When West played the spade eight and dummy played low, East made a good play. He played the spade deuce. Normally, this would be count (odd number), but East was pretty sure to have 4 spades from the auction. What else could this deuce (in combination with the diamond deuce at trick one) mean?
I'm not big on suit‐preference signals, but here, East had to be screaming for clubs. Just the shear fact that he left West on play smelled of something fishy.
West got the message. He shifted to the 9 (another suit preference play). East ruffed and underled the spade ace. West won and issued another club ruff for down two and 500 to East‐West.
South made lots of errors on this deal (including not putting up the J on the first round of the suit), but it still took lots of trust by East‐West to extract the maximum penalty.
How would East‐West do in spades, you ask? It takes perfect defense to beat a spade game. South leads a high heart and North signals with the Q to show the jack. Now, South must underlead to North's J for a club play. Declarer (East) has to ruff. He knocks out the A and South taps declarer by playing the A. Now, East is a trump short. He can't draw trump and use the diamonds. On any other defense, East loses only the top three red cards and can eventually draw trump and make 620 (probably 790) in 4 (doubled).
Most of my bridge playing is in top events against experts. Every now and then I get to relive the fun of my earlier bridge days when I face weak opponents. There is a certain art form required in such situations. One of the tricks in my arsenal involves suits such as:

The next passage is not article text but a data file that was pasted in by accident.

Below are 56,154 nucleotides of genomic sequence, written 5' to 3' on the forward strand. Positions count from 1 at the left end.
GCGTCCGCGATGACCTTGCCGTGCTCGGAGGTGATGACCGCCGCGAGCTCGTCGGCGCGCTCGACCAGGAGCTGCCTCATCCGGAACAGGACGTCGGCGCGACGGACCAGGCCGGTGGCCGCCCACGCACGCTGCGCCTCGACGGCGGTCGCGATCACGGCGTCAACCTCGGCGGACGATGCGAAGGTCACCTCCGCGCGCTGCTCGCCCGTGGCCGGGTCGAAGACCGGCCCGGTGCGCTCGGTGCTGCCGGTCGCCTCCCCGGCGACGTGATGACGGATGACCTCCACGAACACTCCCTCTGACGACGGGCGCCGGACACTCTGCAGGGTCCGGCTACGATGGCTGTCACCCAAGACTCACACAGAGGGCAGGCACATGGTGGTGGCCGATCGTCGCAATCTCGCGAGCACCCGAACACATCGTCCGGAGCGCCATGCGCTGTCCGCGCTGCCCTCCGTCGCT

I feel that against weak players I can cross to dummy and lead the Jack. Usually, RHO will cover with the queen if he holds it. At the worst, he will give the show away by deciding whether or not to cover. I feel that I should always guess this suit against inexperienced players. (There is nothing wrong or unethical about "reading" the table. The only slimy potential here is if RHO huddles over the jack when he doesn't have the queen.)
I've even picked up this suit against weak players:
I lead the 10 out of my hand with just the right amount of body English. LHO will often cover with the jack (or queen), setting up a finesse against his partner's other honor. Maybe everyone can learn from such ploys (to not ever be taken advantage of, or maybe to pull off one of these coups yourself!).
At the Springfield regional, I got to roll out my bag of tricks against weak opposition on this deal:
|J 8 7 3 2|
9 6 5 3
| || |
| ||K Q 4|
A K Q 8 7 4 2
The auction was a bit ridiculous, as I was allowed to play 4 with the South hand. Trust me when I tell you that the opponents had a cold slam in either minor. So, the obvious ‐100 for 4 down one would be a great result.
Anyway, West led a diamond to East's king. Next came the A. Do you see any chance to make 4? I could have conceded down one, but I decided to invest an extra 100 points to try to make the contract. On the second high diamond, I nonchalantly threw away a low spade!
East couldn't wait to switch to spades. He played a low one (from 10xx) to my queen and West's ace. West was now looking at KJxxx and didn't want to play one into my possible AQ (I had opened the South hand with a strong club). He continued spades and I claimed 10 tricks for a gaudy 620. Such a ploy would never work against decent opponents, of course.
It turns out that our teammates had a big accident on this deal at the other table. They played in only 4 making six for 170. So, my efforts were rewarded with a large pickup.
Next month, when I have some deals from the Las Vegas Nationals, I will probably be back in my self‐deprecating mode – showing you deals where I was the goat instead of the hero. See you then.